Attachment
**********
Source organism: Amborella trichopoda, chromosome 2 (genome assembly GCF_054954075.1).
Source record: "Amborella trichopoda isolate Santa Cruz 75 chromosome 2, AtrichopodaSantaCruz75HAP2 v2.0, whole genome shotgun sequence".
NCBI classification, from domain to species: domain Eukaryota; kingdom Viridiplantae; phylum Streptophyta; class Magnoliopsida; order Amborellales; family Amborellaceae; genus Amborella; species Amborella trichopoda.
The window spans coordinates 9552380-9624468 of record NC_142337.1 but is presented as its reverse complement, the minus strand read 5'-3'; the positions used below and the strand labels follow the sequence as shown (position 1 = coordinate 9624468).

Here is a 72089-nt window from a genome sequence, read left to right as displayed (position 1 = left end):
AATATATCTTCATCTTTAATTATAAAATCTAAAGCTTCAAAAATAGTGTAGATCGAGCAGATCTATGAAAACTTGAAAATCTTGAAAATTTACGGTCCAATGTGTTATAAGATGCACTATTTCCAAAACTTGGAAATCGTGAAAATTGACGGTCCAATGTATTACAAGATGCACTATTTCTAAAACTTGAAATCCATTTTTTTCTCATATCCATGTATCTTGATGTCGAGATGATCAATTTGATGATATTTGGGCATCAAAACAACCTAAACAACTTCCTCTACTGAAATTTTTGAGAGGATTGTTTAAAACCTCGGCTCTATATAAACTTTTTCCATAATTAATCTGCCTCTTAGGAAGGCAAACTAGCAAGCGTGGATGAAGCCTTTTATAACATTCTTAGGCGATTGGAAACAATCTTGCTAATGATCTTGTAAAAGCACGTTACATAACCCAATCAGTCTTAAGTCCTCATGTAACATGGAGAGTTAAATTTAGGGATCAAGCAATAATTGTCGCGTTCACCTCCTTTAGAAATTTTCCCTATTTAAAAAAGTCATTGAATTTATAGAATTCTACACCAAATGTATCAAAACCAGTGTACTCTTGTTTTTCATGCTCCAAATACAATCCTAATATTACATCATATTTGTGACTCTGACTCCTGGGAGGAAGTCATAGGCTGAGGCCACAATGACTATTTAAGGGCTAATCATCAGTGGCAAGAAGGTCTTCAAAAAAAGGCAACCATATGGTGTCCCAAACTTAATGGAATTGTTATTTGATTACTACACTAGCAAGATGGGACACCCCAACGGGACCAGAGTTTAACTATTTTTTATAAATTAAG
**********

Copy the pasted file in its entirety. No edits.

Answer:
Source organism: Amborella trichopoda, chromosome 2 (genome assembly GCF_054954075.1).
Source record: "Amborella trichopoda isolate Santa Cruz 75 chromosome 2, AtrichopodaSantaCruz75HAP2 v2.0, whole genome shotgun sequence".
NCBI classification, from domain to species: domain Eukaryota; kingdom Viridiplantae; phylum Streptophyta; class Magnoliopsida; order Amborellales; family Amborellaceae; genus Amborella; species Amborella trichopoda.
The window spans coordinates 9552380-9624468 of record NC_142337.1 but is presented as its reverse complement, the minus strand read 5'-3'; the positions used below and the strand labels follow the sequence as shown (position 1 = coordinate 9624468).

Here is a 72089-nt window from a genome sequence, read left to right as displayed (position 1 = left end):
AATATATCTTCATCTTTAATTATAAAATCTAAAGCTTCAAAAATAGTGTAGATCGAGCAGATCTATGAAAACTTGAAAATCTTGAAAATTTACGGTCCAATGTGTTATAAGATGCACTATTTCCAAAACTTGGAAATCGTGAAAATTGACGGTCCAATGTATTACAAGATGCACTATTTCTAAAACTTGAAATCCATTTTTTTCTCATATCCATGTATCTTGATGTCGAGATGATCAATTTGATGATATTTGGGCATCAAAACAACCTAAACAACTTCCTCTACTGAAATTTTTGAGAGGATTGTTTAAAACCTCGGCTCTATATAAACTTTTTCCATAATTAATCTGCCTCTTAGGAAGGCAAACTAGCAAGCGTGGATGAAGCCTTTTATAACATTCTTAGGCGATTGGAAACAATCTTGCTAATGATCTTGTAAAAGCACGTTACATAACCCAATCAGTCTTAAGTCCTCATGTAACATGGAGAGTTAAATTTAGGGATCAAGCAATAATTGTCGCGTTCACCTCCTTTAGAAATTTTCCCTATTTAAAAAAGTCATTGAATTTATAGAATTCTACACCAAATGTATCAAAACCAGTGTACTCTTGTTTTTCATGCTCCAAATACAATCCTAATATTACATCATATTTGTGACTCTGACTCCTGGGAGGAAGTCATAGGCTGAGGCCACAATGACTATTTAAGGGCTAATCATCAGTGGCAAGAAGGTCTTCAAAAAAAGGCAACCATATGGTGTCCCAAACTTAATGGAATTGTTATTTGATTACTACACTAGCAAGATGGGACACCCCAACGGGACCAGAGTTTAACTATTTTTTATAAATTAAG